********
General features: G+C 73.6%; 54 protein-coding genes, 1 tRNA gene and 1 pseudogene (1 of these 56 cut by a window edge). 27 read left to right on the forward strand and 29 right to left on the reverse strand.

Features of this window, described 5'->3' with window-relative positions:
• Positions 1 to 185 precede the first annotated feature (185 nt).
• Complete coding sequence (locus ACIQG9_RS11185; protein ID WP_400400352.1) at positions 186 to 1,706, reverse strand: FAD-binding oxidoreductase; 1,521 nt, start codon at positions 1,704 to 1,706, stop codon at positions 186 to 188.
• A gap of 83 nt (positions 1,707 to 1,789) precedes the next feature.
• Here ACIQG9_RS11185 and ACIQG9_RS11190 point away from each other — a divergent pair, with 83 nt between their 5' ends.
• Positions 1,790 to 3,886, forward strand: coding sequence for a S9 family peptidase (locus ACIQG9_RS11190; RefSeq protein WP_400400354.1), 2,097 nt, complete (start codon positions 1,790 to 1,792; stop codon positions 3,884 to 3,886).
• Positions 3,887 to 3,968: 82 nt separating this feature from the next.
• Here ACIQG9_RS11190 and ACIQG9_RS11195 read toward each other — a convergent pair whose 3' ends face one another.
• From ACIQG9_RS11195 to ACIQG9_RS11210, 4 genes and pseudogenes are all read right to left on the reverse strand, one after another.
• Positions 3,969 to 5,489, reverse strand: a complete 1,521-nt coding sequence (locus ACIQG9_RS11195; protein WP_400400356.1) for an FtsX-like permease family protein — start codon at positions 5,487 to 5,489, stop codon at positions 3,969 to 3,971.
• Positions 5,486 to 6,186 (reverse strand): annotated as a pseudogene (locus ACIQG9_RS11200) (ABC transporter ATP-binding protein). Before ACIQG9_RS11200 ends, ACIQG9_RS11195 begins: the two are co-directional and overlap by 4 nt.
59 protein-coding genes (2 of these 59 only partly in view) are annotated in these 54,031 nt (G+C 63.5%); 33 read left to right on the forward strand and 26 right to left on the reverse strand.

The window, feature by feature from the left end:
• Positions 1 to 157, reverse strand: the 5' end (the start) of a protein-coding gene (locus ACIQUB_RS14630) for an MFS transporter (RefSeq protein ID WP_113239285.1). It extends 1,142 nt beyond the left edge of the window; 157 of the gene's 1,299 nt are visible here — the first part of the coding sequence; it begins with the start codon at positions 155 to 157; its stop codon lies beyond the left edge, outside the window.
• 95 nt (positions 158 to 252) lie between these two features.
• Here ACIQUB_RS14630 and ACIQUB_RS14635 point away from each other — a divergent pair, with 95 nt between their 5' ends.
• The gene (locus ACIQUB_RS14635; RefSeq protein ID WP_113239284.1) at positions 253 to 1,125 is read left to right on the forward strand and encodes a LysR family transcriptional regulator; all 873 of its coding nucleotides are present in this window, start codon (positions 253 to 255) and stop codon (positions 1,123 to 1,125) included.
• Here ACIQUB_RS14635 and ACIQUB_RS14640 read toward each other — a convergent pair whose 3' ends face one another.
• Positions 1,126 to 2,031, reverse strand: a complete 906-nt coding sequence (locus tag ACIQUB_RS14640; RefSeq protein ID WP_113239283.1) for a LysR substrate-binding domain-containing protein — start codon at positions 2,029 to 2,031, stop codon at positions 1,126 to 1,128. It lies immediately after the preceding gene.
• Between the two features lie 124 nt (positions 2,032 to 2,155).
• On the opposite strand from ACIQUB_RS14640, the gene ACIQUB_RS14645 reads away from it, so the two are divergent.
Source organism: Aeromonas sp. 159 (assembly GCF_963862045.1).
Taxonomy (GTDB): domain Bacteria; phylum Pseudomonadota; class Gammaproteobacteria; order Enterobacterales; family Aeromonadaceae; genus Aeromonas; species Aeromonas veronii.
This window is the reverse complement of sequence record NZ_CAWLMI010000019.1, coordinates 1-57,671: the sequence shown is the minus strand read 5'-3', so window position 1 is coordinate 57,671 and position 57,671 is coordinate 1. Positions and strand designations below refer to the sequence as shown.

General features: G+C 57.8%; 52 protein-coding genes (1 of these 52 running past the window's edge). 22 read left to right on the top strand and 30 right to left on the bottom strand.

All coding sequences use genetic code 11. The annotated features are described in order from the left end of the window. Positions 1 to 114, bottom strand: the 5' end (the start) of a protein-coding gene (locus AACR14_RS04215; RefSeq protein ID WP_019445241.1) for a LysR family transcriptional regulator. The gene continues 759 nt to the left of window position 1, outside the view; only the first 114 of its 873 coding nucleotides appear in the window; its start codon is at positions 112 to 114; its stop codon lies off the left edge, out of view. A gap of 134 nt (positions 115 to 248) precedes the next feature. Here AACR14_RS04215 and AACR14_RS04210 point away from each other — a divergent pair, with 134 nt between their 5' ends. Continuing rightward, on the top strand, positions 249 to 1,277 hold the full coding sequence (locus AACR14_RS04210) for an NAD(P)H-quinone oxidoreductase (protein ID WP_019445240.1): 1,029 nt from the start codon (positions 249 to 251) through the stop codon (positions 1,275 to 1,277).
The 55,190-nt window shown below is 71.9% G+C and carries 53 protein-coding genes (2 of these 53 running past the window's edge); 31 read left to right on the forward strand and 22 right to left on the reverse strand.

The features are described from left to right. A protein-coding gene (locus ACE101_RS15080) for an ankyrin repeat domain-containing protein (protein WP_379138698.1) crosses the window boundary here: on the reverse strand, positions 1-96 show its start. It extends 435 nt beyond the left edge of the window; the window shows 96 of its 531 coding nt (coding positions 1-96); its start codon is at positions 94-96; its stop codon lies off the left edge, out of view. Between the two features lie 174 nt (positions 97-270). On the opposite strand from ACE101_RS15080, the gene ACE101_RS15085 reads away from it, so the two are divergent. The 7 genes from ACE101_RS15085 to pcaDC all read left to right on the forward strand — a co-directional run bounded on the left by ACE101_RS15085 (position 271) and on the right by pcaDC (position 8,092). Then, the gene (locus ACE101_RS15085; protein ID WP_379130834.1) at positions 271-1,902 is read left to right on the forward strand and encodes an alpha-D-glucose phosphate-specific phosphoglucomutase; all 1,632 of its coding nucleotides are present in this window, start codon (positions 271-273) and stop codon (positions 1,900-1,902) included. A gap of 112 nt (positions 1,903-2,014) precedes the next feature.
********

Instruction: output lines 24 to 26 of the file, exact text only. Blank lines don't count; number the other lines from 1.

Taxonomy (GTDB): domain Bacteria; phylum Pseudomonadota; class Gammaproteobacteria; order Enterobacterales; family Aeromonadaceae; genus Aeromonas; species Aeromonas veronii.
This window is the reverse complement of sequence record NZ_CAWLMI010000019.1, coordinates 1-57,671: the sequence shown is the minus strand read 5'-3', so window position 1 is coordinate 57,671 and position 57,671 is coordinate 1. Positions and strand designations below refer to the sequence as shown.

General features: G+C 57.8%; 52 protein-coding genes (1 of these 52 running past the window's edge). 22 read left to right on the top strand and 30 right to left on the bottom strand.